Civil war enthusiasts and historians breathed easier today after the Pennsylvania Gaming Control Board voted to reject a gambling license for a proposed casino that would have been located less than 2 miles from the historic battlefield.
The board's decision apparently ends a bitter two-year fight that divided residents of the small town, the site of the battle that historians call the turning point of the Civil War.
The applicant for the license, Crossroads Gaming Resort and Spa, responded to defeat in a written statement: "We fought the good fight. In the end, we are disappointed for our thousands of local supporters who looked forward to a project that would create 3,000 jobs and a year-round tourism industry."
Several local politicians and business owners wanted the casino. They argued that Gettysburg needed to diversify its economy, especially in bad-weather months when relatively few tourists come to see the battlefield.
Businessman Bill Synnamon also wanted to find a way to keep tourists in town after dark.
"You have to have the entertainment value," Synnamon said. "Gettysburg, after 9 o'clock, if you don't go have a beer, you're done. There's absolutely nothing in town for those people."
But backers of the casino apparently never anticipated the grassroots opposition to gambling. Last July the CEO of Crossroads Gaming, David LeVan, told ABC News: "I thought the positive economic benefits warranted taking it on. But I certainly regret how divisive this issue has become to the community."
After the gaming board's vote, Susan Star Paddock, a social worker who headed the citizens group that fought the casino, told ABC News she is "thrilled and very, very grateful."
Paddock and other casino opponents were in Harrisburg where the Gaming Control Board met. When the vote was announced, she said, they held up a banner saying "Thank you." Then they began the drive back to Gettysburg to hold a victory party.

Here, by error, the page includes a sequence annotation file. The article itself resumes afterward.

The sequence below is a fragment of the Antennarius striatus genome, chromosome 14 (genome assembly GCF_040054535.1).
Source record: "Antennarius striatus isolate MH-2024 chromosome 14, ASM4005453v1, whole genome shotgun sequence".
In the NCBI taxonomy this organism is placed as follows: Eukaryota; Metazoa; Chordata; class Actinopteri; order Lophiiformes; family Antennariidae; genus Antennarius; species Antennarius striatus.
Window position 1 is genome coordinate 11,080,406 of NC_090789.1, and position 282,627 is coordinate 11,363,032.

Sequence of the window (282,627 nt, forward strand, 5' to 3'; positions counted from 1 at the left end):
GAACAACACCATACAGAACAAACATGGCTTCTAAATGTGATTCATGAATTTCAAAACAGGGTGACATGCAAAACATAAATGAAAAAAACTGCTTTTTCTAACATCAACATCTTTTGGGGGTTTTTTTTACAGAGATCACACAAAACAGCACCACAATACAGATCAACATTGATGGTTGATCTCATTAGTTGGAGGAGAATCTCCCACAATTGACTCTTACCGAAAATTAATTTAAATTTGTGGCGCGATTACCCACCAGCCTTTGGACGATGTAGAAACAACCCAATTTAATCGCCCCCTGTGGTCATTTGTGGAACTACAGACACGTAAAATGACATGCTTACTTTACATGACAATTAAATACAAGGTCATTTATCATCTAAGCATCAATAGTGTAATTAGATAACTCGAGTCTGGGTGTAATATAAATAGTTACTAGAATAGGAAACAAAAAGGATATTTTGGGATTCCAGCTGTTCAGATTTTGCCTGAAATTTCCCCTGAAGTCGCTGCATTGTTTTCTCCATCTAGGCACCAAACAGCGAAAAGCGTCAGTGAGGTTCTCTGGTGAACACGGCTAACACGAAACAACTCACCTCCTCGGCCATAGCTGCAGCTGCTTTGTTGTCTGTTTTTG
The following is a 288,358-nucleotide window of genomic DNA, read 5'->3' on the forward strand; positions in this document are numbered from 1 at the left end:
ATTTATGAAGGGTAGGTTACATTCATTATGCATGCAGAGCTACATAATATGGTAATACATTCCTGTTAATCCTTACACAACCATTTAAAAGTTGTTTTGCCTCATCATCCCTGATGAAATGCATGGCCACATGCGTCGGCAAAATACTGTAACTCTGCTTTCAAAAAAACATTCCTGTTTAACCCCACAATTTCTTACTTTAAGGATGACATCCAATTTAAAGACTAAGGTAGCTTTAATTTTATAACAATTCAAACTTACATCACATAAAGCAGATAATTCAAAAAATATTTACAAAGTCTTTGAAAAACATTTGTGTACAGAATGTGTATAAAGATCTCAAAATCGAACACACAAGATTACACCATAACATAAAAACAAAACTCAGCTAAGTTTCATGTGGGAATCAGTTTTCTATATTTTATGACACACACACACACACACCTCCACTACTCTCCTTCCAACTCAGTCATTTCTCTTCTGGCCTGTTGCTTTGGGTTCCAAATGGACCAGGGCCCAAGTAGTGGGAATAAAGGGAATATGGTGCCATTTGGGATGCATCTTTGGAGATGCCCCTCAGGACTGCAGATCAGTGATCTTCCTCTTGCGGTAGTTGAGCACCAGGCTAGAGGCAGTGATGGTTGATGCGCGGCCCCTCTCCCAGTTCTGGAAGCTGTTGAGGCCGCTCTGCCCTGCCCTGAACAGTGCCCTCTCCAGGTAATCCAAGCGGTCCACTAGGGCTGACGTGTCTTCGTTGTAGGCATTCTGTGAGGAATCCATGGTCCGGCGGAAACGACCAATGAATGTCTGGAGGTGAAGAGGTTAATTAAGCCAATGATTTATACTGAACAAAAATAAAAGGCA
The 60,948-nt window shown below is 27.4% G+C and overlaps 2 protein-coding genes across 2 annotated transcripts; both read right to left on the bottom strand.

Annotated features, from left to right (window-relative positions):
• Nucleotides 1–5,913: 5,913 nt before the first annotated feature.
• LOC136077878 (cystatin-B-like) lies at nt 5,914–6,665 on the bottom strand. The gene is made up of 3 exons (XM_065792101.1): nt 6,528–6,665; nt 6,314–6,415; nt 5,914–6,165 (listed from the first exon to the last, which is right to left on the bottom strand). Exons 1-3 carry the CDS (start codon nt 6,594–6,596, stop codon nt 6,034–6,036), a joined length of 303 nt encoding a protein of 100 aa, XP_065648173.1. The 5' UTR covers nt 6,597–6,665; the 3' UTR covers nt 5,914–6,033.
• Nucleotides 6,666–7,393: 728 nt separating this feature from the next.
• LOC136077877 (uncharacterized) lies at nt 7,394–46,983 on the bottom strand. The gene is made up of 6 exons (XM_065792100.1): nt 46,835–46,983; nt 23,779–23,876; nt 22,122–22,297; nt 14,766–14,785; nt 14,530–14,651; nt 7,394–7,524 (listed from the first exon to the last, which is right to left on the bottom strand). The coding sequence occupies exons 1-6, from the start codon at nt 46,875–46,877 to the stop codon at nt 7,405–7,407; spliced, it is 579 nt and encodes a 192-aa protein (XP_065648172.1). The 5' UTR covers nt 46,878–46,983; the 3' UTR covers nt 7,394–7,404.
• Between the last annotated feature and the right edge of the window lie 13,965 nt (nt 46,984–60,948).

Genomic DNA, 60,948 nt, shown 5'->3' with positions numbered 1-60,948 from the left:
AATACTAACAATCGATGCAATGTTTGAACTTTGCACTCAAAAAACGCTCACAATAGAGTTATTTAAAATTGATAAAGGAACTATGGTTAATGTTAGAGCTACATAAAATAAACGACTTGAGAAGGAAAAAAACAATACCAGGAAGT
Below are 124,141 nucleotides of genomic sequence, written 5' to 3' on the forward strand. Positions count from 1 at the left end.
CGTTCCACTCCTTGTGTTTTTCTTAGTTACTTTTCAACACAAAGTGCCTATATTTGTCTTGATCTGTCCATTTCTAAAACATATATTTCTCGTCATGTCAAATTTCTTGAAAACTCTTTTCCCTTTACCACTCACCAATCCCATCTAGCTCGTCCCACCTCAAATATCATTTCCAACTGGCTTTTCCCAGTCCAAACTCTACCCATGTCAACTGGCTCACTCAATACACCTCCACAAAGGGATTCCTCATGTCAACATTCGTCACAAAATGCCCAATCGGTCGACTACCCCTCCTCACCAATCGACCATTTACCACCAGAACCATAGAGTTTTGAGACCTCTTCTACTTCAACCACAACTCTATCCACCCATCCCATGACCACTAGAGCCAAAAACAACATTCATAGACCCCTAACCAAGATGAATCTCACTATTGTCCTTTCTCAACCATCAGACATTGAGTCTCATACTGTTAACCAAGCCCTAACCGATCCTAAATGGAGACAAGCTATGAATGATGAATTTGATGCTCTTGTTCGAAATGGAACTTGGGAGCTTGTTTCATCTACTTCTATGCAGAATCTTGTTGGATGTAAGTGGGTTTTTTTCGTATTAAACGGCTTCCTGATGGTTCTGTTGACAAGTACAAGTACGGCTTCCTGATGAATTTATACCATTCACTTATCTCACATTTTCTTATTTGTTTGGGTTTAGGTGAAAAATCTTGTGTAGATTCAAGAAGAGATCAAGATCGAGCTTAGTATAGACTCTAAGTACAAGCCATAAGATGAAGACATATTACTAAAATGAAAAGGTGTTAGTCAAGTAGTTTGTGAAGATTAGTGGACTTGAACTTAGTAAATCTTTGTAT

'Ordinary People ... Had to Take a Stand'
The anti-casino faction in Gettysburg built support through local rallies and through the Internet.
"We got support from all over the world," Paddock said.
She said her side's victory was the result of "the power of the people, a group of ordinary people who decided we had to take a stand."
They also got important backing from activists who work to protect Civil War battlefields, such as Jim Lighthizer from the Civil War Preservation Trust.
"The idea of putting a gambling emporium next to one of America's sacred sites is ludicrous," Lighthizer said.
Historian Larry Clowers, who often appears at Civil War anniversaries in the uniform of Gen. Ulysses S. Grant, said "We want people to come to Gettysburg for what is there -- their heritage, their history -- not to come and put money in a slot machine."
Now that the Gaming Control Board has voted against the casino, it appears the last big gamble at Gettysburg will continue to be the one Confederate Gen. Robert E. Lee took on July 3, 1863, the final day of battle. He ordered Pickett's Charge through the center of Union defenses. He lost.